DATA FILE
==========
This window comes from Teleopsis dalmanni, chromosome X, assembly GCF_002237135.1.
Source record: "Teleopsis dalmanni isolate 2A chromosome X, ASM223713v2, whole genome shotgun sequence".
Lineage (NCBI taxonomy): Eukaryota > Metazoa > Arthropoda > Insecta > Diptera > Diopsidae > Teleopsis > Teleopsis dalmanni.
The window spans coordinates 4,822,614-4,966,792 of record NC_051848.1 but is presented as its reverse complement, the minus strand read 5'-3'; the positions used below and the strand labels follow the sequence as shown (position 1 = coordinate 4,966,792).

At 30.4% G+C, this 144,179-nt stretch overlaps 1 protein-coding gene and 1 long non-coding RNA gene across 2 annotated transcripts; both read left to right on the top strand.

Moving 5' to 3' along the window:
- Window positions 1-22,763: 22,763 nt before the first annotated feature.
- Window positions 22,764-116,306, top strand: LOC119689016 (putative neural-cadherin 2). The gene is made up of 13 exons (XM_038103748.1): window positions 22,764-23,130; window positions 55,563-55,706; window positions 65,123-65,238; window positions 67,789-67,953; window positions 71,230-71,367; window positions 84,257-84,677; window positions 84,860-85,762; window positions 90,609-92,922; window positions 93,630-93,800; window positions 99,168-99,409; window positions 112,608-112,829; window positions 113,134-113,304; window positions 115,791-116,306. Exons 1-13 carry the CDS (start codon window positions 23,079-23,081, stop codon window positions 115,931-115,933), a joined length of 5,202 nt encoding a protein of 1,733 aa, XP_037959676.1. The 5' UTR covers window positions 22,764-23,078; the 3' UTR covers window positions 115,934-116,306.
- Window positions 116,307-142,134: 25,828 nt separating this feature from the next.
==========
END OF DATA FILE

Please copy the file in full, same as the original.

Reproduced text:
This window comes from Teleopsis dalmanni, chromosome X, assembly GCF_002237135.1.
Source record: "Teleopsis dalmanni isolate 2A chromosome X, ASM223713v2, whole genome shotgun sequence".
Lineage (NCBI taxonomy): Eukaryota > Metazoa > Arthropoda > Insecta > Diptera > Diopsidae > Teleopsis > Teleopsis dalmanni.
The window spans coordinates 4,822,614-4,966,792 of record NC_051848.1 but is presented as its reverse complement, the minus strand read 5'-3'; the positions used below and the strand labels follow the sequence as shown (position 1 = coordinate 4,966,792).

At 30.4% G+C, this 144,179-nt stretch overlaps 1 protein-coding gene and 1 long non-coding RNA gene across 2 annotated transcripts; both read left to right on the top strand.

Moving 5' to 3' along the window:
- Window positions 1-22,763: 22,763 nt before the first annotated feature.
- Window positions 22,764-116,306, top strand: LOC119689016 (putative neural-cadherin 2). The gene is made up of 13 exons (XM_038103748.1): window positions 22,764-23,130; window positions 55,563-55,706; window positions 65,123-65,238; window positions 67,789-67,953; window positions 71,230-71,367; window positions 84,257-84,677; window positions 84,860-85,762; window positions 90,609-92,922; window positions 93,630-93,800; window positions 99,168-99,409; window positions 112,608-112,829; window positions 113,134-113,304; window positions 115,791-116,306. Exons 1-13 carry the CDS (start codon window positions 23,079-23,081, stop codon window positions 115,931-115,933), a joined length of 5,202 nt encoding a protein of 1,733 aa, XP_037959676.1. The 5' UTR covers window positions 22,764-23,078; the 3' UTR covers window positions 115,934-116,306.
- Window positions 116,307-142,134: 25,828 nt separating this feature from the next.